Column: Getting serious about energy policy

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I refuse to give up on a carbon tax. In a new column for National Journal (the link expires at the end of next week), I explain why, and criticize the approaches of both Obama and McCain to energy policy.

Much the most important part of [their] programs is the seemingly brave commitment both have made to a long-term cap-and-trade regime for control of carbon. This could indeed be, to use Al Gore's favorite word, a "transformative" undertaking. Obama sets a goal to reduce carbon emissions to 80 percent below 1990 levels by 2050. McCain's goal is a bit less ambitious--a cut to 60 percent below the 1990 benchmark by 2050. Both are promising, in effect, a wholesale restructuring of the U.S. economy around the goal of carbon abatement.

Let us assume this is desirable. Do they mean it? Do they understand what these commitments entail? (If they do, they certainly aren't spelling it out to voters.) Is there any chance that either goal will be met?

You have to wonder. The country's mood on global warming has changed--most people now seem to take the danger seriously--but public opinion on energy policy has two contradictory strands. People are worried about rising temperatures and changing climate; but they are also worried about expensive gas. If you are serious about reducing carbon emissions, expensive gas is not a problem; it is an unavoidable part of the solution.

Politicians of both parties take it for granted that the American voter cannot tolerate an explicit tax on carbon, which would be the best way to curb greenhouse gases. This supposedly immovable resistance is why the presidential candidates advocate a system of tradable emission permits instead. But if cap-and-trade binds tightly enough to make a difference, it will necessarily make carbon-releasing fuels more expensive. The system cannot work any other way: It can succeed only by attaching an implicit tax to carbon.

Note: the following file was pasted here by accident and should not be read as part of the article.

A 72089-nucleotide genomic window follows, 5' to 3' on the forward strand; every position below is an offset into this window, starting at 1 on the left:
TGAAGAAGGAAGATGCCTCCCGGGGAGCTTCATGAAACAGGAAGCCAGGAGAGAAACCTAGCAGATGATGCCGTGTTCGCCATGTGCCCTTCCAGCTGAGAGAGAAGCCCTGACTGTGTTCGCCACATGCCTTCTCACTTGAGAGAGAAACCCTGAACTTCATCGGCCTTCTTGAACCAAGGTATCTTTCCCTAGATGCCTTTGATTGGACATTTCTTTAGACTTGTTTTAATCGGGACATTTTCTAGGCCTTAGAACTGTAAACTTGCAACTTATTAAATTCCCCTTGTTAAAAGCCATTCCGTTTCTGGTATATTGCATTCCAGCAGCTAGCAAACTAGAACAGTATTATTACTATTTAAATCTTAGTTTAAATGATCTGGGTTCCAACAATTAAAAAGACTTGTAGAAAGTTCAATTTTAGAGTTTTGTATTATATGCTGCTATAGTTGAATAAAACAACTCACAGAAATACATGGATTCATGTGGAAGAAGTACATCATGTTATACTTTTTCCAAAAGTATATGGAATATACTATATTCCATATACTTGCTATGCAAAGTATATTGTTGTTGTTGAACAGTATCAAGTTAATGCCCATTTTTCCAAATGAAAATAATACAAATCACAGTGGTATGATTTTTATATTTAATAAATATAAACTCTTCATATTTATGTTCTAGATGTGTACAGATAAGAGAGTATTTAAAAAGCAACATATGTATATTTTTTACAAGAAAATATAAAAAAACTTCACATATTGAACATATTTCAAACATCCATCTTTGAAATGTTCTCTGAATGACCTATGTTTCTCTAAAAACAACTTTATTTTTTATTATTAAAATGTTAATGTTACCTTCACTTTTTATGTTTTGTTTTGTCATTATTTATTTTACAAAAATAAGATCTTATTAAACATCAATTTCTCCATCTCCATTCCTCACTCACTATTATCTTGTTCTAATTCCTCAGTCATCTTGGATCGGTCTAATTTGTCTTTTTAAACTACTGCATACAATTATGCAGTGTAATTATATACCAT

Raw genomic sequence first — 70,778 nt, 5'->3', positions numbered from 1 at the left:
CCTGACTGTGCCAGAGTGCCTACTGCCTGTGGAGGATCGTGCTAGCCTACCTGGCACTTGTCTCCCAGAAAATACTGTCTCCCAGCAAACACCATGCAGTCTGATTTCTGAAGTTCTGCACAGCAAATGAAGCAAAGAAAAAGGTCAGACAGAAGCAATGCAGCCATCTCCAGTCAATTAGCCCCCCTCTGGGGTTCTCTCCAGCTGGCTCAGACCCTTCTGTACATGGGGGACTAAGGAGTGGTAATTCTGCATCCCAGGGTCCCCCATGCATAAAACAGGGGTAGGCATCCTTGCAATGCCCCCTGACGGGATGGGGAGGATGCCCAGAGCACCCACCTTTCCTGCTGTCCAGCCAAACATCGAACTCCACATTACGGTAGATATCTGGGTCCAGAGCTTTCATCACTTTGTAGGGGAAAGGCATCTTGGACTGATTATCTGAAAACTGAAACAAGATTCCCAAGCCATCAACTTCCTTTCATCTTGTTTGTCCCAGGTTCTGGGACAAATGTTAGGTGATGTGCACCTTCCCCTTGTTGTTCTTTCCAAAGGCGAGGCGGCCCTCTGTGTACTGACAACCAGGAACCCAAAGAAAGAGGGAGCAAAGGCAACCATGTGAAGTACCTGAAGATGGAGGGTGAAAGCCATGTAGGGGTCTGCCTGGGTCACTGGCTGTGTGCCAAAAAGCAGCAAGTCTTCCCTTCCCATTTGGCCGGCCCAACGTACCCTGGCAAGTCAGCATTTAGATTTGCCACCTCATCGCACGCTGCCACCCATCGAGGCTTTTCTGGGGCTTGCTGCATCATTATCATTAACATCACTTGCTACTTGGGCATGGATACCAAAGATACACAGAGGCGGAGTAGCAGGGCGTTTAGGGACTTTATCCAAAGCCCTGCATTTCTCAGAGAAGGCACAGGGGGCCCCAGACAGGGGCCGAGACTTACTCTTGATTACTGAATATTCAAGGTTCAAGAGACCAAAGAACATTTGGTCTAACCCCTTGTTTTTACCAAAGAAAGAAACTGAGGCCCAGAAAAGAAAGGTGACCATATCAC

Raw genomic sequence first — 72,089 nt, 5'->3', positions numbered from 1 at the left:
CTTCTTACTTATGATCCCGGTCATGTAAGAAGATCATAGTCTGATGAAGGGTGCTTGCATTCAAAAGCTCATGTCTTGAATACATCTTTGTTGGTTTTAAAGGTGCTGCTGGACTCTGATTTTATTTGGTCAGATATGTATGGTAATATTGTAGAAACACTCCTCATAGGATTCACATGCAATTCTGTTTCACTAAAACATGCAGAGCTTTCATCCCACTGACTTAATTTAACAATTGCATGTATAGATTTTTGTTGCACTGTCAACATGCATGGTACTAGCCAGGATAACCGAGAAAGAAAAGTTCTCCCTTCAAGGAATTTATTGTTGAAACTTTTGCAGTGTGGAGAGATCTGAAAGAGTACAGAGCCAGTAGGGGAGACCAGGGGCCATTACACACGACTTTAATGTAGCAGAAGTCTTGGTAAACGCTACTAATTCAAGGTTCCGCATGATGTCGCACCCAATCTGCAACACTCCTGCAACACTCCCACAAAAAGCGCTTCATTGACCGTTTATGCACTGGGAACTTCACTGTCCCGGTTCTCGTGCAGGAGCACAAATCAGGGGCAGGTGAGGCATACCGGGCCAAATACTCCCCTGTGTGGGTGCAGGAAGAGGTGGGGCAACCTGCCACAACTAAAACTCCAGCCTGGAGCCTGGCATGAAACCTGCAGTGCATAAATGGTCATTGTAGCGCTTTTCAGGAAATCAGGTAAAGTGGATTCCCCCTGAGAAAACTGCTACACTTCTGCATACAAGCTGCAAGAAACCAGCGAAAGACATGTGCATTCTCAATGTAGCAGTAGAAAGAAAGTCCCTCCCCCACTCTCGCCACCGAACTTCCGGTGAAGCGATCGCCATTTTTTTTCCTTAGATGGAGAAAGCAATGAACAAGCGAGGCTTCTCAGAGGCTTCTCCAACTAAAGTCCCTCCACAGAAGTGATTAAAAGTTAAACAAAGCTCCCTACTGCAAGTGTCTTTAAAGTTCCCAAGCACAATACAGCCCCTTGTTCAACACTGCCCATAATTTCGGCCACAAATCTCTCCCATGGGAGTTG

Do Obama and McCain think voters are too stupid to see this? When fuel gets more expensive, won't voters object just as strenuously as they would have if a carbon tax had been imposed in the first place? You cannot hope to transform the economy and have nobody notice--can you?

And another thing: In setting their bold targets for 2050, Obama and McCain know they will not be held accountable for failing to meet them. Any such failure is 42 years away and somebody else's problem. Politically, their best bet may be to take credit for seeming to confront the problem while deferring real action and its unpopular consequences another four or eight years.

Europe's politicians have already worked out their own way of seeming bold on climate change while actually doing nothing: It is called the Kyoto Protocol. America's promised cap-and-trade system could easily go the same way. Willingness to advocate an explicit carbon tax--or at any rate, to spell out the equivalent consequences of a binding cap-and-trade system--is the real test of whether either candidate is ready to confront this issue. So far, both are failing that test.

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Clive Crook is a senior editor of The Atlantic and a columnist for Bloomberg View. He was the Washington columnist for the Financial Times, and before that worked at The Economist for more than 20 years, including 11 years as deputy editor. Crook writes about the intersection of politics and economics. More

Crook writes about the intersection of politics and economics.

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